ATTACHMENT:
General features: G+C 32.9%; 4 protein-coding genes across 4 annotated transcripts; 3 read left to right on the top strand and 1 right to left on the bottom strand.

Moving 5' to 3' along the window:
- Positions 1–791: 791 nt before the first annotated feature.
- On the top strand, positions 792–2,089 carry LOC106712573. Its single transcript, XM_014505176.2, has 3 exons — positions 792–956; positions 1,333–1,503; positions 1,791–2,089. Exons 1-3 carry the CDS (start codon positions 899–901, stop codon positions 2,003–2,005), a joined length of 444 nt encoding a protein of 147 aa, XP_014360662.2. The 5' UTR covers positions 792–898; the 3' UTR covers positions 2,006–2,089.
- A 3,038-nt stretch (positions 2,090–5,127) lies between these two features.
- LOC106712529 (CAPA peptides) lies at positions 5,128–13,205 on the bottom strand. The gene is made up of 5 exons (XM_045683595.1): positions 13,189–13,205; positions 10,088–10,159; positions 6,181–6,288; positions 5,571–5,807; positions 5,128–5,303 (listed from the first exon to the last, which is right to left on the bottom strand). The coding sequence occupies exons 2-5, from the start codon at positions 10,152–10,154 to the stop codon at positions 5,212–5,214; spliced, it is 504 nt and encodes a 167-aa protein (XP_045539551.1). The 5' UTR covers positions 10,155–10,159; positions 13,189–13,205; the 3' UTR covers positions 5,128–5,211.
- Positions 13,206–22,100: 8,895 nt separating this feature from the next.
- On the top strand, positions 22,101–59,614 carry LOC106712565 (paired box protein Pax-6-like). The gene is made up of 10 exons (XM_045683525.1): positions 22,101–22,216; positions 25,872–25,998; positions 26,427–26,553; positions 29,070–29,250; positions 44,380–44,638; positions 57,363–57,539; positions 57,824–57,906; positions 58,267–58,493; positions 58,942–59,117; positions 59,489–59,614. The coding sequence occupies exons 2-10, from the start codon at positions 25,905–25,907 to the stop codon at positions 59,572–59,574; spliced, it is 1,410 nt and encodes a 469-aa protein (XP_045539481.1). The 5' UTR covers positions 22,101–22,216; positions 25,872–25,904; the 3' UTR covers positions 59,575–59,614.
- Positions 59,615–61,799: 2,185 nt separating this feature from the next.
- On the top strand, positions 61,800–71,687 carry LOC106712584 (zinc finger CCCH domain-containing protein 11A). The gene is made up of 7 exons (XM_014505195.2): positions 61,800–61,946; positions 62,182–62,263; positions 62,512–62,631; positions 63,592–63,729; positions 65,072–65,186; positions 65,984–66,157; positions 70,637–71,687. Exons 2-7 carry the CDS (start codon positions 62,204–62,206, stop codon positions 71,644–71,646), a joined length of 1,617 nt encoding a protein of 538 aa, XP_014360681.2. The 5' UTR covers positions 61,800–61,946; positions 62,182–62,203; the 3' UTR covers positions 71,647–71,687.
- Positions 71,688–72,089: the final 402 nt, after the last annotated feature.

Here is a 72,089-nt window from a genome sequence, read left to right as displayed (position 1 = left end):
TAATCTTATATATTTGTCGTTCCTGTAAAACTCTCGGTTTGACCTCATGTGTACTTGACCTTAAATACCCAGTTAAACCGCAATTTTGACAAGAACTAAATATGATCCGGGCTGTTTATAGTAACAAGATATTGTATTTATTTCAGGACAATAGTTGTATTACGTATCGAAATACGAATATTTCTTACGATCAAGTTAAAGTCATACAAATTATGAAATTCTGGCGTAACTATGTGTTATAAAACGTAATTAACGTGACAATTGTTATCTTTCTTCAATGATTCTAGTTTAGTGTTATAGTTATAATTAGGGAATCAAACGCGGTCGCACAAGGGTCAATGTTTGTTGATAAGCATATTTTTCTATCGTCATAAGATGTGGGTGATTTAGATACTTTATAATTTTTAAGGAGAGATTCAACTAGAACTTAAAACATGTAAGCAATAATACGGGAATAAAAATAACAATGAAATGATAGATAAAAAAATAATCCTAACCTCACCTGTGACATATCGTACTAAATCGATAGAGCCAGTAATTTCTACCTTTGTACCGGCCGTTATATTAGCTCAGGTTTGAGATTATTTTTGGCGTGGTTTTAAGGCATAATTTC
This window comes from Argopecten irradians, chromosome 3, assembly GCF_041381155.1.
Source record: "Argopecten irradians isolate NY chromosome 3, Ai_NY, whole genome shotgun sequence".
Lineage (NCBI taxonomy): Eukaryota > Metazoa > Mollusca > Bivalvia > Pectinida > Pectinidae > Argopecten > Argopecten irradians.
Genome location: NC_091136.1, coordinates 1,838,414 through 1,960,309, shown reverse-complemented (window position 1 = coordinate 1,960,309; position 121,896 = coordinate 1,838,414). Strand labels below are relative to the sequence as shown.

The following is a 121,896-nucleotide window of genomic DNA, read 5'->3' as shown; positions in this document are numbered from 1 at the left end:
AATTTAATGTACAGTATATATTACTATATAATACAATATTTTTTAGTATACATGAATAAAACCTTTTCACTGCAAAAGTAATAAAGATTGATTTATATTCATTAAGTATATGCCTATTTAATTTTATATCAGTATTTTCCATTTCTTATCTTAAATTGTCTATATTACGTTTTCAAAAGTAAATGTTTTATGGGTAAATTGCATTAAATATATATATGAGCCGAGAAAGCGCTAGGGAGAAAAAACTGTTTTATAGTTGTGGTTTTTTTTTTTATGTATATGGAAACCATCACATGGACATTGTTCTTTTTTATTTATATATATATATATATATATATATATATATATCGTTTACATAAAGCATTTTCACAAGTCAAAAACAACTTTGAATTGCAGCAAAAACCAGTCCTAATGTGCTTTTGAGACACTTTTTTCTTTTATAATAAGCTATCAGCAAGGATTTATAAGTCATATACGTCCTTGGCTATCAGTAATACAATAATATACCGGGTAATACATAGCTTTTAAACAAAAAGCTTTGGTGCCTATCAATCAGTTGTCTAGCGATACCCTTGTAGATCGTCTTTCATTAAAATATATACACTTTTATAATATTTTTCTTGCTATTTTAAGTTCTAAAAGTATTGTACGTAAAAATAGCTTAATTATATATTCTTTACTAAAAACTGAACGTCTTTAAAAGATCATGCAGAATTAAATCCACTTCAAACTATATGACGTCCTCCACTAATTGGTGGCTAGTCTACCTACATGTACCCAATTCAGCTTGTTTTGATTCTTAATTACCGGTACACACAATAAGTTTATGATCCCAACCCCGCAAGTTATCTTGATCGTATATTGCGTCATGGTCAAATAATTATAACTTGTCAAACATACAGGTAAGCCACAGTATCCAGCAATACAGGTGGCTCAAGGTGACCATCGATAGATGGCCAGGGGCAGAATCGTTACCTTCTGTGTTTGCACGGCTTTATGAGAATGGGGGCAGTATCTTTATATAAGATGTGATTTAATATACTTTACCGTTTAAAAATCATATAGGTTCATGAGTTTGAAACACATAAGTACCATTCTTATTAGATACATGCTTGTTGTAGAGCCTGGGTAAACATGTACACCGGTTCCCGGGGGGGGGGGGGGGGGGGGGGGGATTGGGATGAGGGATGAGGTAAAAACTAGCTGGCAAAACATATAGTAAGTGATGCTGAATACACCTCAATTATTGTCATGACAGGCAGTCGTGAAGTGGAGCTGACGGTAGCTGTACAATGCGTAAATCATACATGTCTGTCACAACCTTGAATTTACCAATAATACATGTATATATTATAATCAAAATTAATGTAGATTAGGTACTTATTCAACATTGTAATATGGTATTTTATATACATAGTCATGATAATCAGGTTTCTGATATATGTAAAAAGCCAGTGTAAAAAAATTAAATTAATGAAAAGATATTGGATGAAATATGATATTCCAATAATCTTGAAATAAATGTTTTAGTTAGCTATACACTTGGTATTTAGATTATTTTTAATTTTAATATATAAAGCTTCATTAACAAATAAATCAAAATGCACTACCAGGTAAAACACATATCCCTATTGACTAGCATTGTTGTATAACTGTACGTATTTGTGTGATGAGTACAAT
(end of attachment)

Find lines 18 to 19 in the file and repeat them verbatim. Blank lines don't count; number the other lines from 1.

The following is a 121,896-nucleotide window of genomic DNA, read 5'->3' as shown; positions in this document are numbered from 1 at the left end:
AATTTAATGTACAGTATATATTACTATATAATACAATATTTTTTAGTATACATGAATAAAACCTTTTCACTGCAAAAGTAATAAAGATTGATTTATATTCATTAAGTATATGCCTATTTAATTTTATATCAGTATTTTCCATTTCTTATCTTAAATTGTCTATATTACGTTTTCAAAAGTAAATGTTTTATGGGTAAATTGCATTAAATATATATATGAGCCGAGAAAGCGCTAGGGAGAAAAAACTGTTTTATAGTTGTGGTTTTTTTTTTTATGTATATGGAAACCATCACATGGACATTGTTCTTTTTTATTTATATATATATATATATATATATATATATATATCGTTTACATAAAGCATTTTCACAAGTCAAAAACAACTTTGAATTGCAGCAAAAACCAGTCCTAATGTGCTTTTGAGACACTTTTTTCTTTTATAATAAGCTATCAGCAAGGATTTATAAGTCATATACGTCCTTGGCTATCAGTAATACAATAATATACCGGGTAATACATAGCTTTTAAACAAAAAGCTTTGGTGCCTATCAATCAGTTGTCTAGCGATACCCTTGTAGATCGTCTTTCATTAAAATATATACACTTTTATAATATTTTTCTTGCTATTTTAAGTTCTAAAAGTATTGTACGTAAAAATAGCTTAATTATATATTCTTTACTAAAAACTGAACGTCTTTAAAAGATCATGCAGAATTAAATCCACTTCAAACTATATGACGTCCTCCACTAATTGGTGGCTAGTCTACCTACATGTACCCAATTCAGCTTGTTTTGATTCTTAATTACCGGTACACACAATAAGTTTATGATCCCAACCCCGCAAGTTATCTTGATCGTATATTGCGTCATGGTCAAATAATTATAACTTGTCAAACATACAGGTAAGCCACAGTATCCAGCAATACAGGTGGCTCAAGGTGACCATCGATAGATGGCCAGGGGCAGAATCGTTACCTTCTGTGTTTGCACGGCTTTATGAGAATGGGGGCAGTATCTTTATATAAGATGTGATTTAATATACTTTACCGTTTAAAAATCATATAGGTTCATGAGTTTGAAACACATAAGTACCATTCTTATTAGATACATGCTTGTTGTAGAGCCTGGGTAAACATGTACACCGGTTCCCGGGGGGGGGGGGGGGGGGGGGGGGATTGGGATGAGGGATGAGGTAAAAACTAGCTGGCAAAACATATAGTAAGTGATGCTGAATACACCTCAATTATTGTCATGACAGGCAGTCGTGAAGTGGAGCTGACGGTAGCTGTACAATGCGTAAATCATACATGTCTGTCACAACCTTGAATTTACCAATAATACATGTATATATTATAATCAAAATTAATGTAGATTAGGTACTTATTCAACATTGTAATATGGTATTTTATATACATAGTCATGATAATCAGGTTTCTGATATATGTAAAAAGCCAGTGTAAAAAAATTAAATTAATGAAAAGATATTGGATGAAATATGATATTCCAATAATCTTGAAATAAATGTTTTAGTTAGCTATACACTTGGTATTTAGATTATTTTTAATTTTAATATATAAAGCTTCATTAACAAATAAATCAAAATGCACTACCAGGTAAAACACATATCCCTATTGACTAGCATTGTTGTATAACTGTACGTATTTGTGTGATGAGTACAAT